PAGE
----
With Italian and Spanish influences, the Argentine cuisine is characterized by its variety of meats and in particular, it’s beef, as seen in the popularity of Argentinian Steakhouses throughout the world. Grilled veal and pork are also very common.
The sauce that accompanies the meat, the chimichurri, is one of the best-known delights of Argentinian cuisine, and there is no lack of sausages, rich empanadas filled with numerous ingredients or delicious sweet dishes, such as the famous alfajores. Although in Argentina you can find different types of drinks, the most widely consumed is mate, the tea infusion that has become a symbol of the country and whose consumption is a ritual for Argentines.
The quintessential Argentine dish and one of the delights of the country. It consists of different pieces of grilled meat. Depending on the region, the technique may vary. The typical one among the gauchos is to hang the meat in an iron grill in the earth and to place it around the fire. In the cities it is also common to see grills, although most of them are not covered. The type of meat that is usually consumed is beef, lamb or veal, although it is also common to find grilled fish. The cut is also important, the most popular being the rib.
Prepared as an appetizer, in sandwiches or as a garnish to go with Asado, pickled aubergines are one of the best-known foods on an Argentinean menu. Cooked with water and white vinegar, the aubergines are seasoned with oregano, pepper and garlic. In addition, they are usually served with olive oil. The flavor is soft and fits very well with other more complex dishes.
The carbonada is one of the most well-known stews of Argentine gastronomy. It is made up of pieces of pumpkin, soft corn, beef or lamb, sweet potato and peach that is boiled until the broth acquires a certain thickness. This also usually goes with paprika, parsley, onion, garlic, thyme and oregano, which offers a rich flavor to your sauce. This dish is usually cooked in a pot over a wood fire and its name comes from the appearance of the wood after its preparation.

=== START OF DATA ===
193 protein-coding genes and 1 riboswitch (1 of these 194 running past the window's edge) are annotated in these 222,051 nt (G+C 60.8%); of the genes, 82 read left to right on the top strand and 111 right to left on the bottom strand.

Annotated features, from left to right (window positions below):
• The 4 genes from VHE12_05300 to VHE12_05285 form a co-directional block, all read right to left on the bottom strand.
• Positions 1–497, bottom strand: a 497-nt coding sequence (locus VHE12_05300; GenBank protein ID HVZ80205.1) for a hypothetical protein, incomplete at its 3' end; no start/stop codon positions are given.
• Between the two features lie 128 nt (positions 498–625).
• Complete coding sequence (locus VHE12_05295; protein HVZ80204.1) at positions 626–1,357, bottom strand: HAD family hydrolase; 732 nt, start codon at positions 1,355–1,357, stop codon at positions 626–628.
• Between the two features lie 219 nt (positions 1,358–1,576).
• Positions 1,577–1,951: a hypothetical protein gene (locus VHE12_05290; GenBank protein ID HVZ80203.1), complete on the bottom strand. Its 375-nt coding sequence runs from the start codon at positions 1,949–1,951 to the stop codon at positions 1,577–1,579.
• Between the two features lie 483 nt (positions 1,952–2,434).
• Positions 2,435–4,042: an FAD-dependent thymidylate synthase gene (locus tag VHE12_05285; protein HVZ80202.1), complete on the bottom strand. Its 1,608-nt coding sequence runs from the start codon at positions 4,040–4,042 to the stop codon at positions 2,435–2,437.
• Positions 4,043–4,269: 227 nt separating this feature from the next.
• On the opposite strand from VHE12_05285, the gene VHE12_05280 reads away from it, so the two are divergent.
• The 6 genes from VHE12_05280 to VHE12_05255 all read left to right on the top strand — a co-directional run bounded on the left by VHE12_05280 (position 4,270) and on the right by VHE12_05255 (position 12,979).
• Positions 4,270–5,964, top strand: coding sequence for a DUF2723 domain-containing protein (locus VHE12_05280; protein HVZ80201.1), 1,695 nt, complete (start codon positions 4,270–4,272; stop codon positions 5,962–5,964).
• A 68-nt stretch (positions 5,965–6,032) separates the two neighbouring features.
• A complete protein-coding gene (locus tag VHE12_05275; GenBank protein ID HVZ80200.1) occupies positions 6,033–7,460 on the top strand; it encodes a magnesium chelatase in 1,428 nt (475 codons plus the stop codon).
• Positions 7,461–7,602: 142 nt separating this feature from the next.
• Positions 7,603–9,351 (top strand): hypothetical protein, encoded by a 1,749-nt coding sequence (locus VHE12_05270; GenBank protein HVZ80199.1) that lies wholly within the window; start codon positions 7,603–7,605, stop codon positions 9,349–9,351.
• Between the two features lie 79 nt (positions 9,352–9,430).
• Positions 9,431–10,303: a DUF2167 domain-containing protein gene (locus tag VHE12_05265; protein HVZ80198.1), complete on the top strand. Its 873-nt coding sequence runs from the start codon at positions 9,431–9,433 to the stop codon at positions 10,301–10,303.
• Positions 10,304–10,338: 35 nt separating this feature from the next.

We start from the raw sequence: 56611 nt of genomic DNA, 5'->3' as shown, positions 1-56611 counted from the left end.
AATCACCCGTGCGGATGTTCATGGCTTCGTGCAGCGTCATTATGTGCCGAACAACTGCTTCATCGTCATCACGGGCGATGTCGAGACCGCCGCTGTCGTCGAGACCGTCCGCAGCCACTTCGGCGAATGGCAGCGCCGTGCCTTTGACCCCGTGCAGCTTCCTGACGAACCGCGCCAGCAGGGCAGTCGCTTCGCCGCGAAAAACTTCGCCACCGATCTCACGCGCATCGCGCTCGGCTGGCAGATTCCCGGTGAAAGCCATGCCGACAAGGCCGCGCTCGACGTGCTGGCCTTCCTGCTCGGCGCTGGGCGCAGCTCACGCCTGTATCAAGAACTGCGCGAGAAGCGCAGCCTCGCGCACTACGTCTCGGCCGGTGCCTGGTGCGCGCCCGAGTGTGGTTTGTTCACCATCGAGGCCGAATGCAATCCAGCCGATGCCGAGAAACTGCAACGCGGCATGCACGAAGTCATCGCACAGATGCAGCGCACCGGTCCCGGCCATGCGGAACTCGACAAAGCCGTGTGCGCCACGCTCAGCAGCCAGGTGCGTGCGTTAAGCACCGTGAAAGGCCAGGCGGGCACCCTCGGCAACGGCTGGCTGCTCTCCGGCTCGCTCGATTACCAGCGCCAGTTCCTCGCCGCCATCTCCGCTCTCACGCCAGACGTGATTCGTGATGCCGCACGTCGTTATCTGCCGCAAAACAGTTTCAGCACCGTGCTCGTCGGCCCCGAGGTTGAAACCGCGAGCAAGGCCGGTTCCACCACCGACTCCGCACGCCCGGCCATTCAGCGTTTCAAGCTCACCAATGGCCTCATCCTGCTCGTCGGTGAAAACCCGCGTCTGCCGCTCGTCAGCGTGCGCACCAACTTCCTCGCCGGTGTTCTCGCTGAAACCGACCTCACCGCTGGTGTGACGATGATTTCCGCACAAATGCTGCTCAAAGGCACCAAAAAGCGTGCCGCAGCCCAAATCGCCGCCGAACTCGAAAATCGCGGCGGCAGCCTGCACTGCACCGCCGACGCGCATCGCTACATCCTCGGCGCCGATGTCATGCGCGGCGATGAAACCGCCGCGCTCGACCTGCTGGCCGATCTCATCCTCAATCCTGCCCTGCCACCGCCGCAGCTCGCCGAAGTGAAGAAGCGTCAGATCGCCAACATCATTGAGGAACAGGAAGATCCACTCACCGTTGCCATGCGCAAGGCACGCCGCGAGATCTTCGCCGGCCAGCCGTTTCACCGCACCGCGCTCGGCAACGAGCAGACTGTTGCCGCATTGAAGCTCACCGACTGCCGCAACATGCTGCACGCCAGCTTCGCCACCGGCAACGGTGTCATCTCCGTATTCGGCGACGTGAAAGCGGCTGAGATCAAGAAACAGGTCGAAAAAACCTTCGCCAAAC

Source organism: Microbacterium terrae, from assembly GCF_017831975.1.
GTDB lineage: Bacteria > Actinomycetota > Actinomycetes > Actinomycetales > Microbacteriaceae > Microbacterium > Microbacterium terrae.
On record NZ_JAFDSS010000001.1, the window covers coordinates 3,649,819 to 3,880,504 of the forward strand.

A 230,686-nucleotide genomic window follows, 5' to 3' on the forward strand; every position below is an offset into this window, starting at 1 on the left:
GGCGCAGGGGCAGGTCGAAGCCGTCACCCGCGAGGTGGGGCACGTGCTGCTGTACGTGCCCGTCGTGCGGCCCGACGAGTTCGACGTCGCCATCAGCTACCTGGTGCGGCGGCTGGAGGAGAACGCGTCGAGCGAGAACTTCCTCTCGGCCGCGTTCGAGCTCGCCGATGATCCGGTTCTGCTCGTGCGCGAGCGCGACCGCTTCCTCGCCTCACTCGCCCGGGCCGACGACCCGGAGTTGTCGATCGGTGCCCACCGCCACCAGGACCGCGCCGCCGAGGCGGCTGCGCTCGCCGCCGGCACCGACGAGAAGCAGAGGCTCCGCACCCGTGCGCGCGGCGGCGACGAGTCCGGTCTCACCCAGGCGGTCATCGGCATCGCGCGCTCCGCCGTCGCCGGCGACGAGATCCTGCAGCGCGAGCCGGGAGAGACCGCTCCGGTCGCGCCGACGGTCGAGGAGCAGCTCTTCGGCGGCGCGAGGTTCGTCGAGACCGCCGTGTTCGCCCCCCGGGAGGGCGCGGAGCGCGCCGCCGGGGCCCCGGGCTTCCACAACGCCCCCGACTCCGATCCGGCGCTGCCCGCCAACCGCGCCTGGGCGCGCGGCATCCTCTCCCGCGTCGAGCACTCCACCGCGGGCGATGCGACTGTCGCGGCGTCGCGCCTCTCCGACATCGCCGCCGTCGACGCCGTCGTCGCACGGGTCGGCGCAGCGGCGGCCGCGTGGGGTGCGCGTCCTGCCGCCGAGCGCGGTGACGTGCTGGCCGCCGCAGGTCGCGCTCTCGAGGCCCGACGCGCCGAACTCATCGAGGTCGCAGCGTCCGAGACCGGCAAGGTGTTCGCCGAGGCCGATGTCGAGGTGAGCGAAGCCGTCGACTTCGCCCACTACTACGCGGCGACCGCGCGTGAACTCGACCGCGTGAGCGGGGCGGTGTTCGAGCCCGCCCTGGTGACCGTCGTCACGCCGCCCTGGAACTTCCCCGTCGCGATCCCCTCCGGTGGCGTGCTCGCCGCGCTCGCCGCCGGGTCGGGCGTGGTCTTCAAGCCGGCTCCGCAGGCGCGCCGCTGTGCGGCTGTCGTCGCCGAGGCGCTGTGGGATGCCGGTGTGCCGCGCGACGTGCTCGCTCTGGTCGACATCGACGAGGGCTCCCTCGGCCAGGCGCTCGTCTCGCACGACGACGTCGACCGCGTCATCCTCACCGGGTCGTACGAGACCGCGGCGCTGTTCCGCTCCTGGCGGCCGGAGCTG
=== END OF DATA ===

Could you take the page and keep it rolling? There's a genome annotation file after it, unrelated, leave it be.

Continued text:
This is the name given to the small intestine of a cow. Of Andean origin, it is frequent to find it in many of the Argentine restaurants, where they prepare it on a wood ember grill. Although it takes time to roast it, it is the most prized dish to be served at an Argentinian barbecue. In Patagonia, this dish is very common as in the past, due to geographical isolation, they used to eat all parts of the animal to avoid a shortage of food during the icy winter.
Very typical of Argentine gastronomy, this dish consists of grilled chorizio stuffed between two pieces of bread. To give it more flavor, it can also be accompanied by chimichurri sauce, made with oregano, garlic and parsley. This fast food is typical of Río de la Plata, although it can now be found throughout Argentina, as well as other Latin American countries.
This typical Argentine sweet was introduced into the country during the pre-Columbian era. These are cookies made with butter, egg, sugar, cornstarch, vanilla extract and coconut that is then finished with a milk filling. The filling is flavoured with caramel making this one of the most popular sweet in the country. Once the cookies are baked, the alfajores are covered with chocolate and glazed.
Empanadas are another of the gastronomic specialties of Argentina. Of Spanish heritage, this dish has many varieties depending on the region. One of the most popular is meat, which is usually seasoned with onion, and mixed with hard-boiled egg and olives. They are called tucumanas and sometimes they can also contain raisins. Chicken, ham, cheese or vegetables are some of the most common and easiest ingredients to find in restaurants and street stalls. Other popular empanadillas are the Cordovan variety, with a bittersweet flavor as they have sugar sprinkled on top. Sweet varieties include those stuffed with dulce de leche or quince.
Facturas are miniature sweet pastries which usually accompany mate and coffee. The best known are croissants, similar to the French croissant; sweet milk cañoncitos and Palmeiras, among others. Facturas can be found in all bakeries in the country and Argentines usually buy them by the dozens, because it is much cheaper.
Mate is the quintessential drink of Argentina. It is part of their culture and the preparation, as well as the consumption, is a ritual for locals. They usually drink it in a social setting. This infusion made with yerba mate has a slightly bitter taste due to the tannin in its leaves. It is also frothy and stimulating, as it contains caffeine, and it is a digestive aid. Argentines usually take it at any time of the day, although it is ideal to accompany their sweet facturas, as well as after a meal. The mate is usually served hot in a round container and drunk through a special metal straw.
This typical Argentinian starter is made up of sausages such as ham, cheese, blood sausage, mortadella, olives, pâté or pizza, among others, which are usually accompanied by bread. It is perfect to share with friends and family at group events. Due to the Italian and Spanish influence from immigration, this dish has its origin in the antipasto of Italy and the cold cuts in Spain.